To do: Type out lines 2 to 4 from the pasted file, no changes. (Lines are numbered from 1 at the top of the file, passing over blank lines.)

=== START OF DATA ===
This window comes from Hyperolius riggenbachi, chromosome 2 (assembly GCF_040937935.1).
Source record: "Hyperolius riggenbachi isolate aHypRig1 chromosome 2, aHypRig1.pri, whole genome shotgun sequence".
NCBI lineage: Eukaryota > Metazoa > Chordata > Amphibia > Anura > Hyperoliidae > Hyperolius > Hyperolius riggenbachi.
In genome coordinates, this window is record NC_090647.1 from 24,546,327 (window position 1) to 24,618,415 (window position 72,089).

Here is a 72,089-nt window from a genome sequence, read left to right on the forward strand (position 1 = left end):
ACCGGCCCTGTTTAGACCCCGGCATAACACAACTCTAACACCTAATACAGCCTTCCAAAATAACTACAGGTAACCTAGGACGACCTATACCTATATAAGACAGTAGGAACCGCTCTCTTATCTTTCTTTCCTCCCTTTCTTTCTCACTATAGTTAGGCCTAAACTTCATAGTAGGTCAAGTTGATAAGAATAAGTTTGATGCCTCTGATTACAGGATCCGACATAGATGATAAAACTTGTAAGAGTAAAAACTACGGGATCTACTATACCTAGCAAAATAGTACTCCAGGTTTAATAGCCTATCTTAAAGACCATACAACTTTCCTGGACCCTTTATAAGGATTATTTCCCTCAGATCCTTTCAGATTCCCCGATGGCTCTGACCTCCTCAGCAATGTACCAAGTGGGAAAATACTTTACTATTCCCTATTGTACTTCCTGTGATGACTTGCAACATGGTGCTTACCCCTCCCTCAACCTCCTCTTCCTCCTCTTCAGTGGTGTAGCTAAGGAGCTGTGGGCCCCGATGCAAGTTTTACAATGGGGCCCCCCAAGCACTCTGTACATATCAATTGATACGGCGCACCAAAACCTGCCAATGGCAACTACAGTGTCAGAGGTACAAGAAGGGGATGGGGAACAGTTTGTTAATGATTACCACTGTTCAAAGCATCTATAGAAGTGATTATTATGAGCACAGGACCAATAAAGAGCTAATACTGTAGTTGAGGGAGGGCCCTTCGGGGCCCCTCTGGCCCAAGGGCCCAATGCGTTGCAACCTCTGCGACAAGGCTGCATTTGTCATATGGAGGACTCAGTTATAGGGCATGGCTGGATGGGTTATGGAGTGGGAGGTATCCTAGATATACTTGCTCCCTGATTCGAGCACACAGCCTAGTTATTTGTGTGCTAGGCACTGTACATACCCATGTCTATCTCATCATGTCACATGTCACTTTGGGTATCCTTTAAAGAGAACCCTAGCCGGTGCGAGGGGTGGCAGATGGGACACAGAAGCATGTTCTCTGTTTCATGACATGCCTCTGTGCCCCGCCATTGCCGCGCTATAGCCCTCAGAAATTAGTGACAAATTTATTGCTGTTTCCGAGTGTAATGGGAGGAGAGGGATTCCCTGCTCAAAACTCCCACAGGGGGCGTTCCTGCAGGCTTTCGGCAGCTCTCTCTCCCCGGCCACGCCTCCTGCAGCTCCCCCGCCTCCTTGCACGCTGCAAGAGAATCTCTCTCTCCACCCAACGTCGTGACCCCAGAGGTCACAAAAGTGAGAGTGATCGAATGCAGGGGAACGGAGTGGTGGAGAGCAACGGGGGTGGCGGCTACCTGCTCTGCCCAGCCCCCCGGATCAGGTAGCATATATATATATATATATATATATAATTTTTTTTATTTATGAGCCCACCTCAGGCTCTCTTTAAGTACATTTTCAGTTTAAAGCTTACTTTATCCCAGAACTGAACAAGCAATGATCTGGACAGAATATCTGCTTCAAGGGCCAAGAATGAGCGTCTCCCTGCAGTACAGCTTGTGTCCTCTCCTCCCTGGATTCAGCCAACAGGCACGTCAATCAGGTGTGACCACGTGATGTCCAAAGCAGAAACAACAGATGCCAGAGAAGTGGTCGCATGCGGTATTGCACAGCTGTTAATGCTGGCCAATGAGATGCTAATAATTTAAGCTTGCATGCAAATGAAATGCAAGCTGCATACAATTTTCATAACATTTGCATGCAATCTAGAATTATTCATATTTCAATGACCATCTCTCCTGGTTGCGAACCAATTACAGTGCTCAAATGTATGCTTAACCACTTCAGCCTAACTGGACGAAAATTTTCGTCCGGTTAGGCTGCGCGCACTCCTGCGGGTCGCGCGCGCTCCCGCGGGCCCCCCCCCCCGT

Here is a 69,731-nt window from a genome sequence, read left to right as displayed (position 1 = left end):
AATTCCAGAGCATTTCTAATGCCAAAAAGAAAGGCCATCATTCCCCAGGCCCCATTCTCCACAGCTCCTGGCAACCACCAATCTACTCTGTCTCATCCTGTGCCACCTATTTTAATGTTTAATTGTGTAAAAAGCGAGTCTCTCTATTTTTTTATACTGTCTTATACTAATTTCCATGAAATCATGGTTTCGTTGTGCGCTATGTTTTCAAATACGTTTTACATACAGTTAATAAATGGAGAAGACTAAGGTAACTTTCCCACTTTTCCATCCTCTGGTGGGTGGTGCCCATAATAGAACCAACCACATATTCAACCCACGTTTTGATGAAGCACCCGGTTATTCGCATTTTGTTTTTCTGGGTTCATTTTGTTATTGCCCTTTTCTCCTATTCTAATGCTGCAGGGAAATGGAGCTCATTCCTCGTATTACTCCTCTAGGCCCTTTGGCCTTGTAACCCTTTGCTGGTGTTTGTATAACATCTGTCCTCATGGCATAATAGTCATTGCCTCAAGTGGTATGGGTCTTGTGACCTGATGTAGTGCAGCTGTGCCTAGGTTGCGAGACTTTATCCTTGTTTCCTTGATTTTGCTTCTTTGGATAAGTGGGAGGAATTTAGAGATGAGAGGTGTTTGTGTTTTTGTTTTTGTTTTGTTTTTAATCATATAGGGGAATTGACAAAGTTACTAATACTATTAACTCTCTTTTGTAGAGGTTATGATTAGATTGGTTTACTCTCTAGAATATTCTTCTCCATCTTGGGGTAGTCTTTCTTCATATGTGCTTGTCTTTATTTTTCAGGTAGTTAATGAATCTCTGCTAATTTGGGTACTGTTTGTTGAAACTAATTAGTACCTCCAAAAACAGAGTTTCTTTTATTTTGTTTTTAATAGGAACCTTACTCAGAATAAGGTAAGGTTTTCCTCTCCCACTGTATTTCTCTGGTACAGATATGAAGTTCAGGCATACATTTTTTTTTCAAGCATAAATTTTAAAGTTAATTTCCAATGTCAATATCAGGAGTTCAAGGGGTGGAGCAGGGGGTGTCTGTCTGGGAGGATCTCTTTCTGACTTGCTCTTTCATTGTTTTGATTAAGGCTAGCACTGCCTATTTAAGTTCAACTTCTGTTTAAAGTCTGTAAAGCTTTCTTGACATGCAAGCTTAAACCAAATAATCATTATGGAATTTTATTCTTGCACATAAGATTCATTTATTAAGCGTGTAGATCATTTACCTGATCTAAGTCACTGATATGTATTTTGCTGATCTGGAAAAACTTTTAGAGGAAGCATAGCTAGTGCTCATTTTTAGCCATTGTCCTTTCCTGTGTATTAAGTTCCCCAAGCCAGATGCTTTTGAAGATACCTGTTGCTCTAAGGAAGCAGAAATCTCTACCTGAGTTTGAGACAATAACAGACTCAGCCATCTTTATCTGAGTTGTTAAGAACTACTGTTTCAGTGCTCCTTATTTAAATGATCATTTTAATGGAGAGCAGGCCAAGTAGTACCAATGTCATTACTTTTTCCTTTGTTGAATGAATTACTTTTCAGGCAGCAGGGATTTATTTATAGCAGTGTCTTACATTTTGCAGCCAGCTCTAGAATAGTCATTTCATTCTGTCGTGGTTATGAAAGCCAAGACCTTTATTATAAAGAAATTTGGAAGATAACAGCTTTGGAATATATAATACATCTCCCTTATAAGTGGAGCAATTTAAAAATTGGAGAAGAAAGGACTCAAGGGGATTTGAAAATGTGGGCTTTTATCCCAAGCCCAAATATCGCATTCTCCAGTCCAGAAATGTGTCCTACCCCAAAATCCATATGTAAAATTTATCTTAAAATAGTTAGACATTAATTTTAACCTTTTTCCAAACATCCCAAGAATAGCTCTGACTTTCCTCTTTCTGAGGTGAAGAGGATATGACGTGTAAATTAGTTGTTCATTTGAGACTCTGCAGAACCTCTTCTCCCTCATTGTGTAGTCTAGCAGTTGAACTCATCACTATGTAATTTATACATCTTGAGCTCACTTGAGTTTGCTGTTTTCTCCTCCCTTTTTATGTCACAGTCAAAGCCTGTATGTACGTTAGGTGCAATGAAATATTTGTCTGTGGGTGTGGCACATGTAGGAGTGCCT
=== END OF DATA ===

Source record: "Hyperolius riggenbachi isolate aHypRig1 chromosome 2, aHypRig1.pri, whole genome shotgun sequence".
NCBI lineage: Eukaryota > Metazoa > Chordata > Amphibia > Anura > Hyperoliidae > Hyperolius > Hyperolius riggenbachi.
In genome coordinates, this window is record NC_090647.1 from 24,546,327 (window position 1) to 24,618,415 (window position 72,089).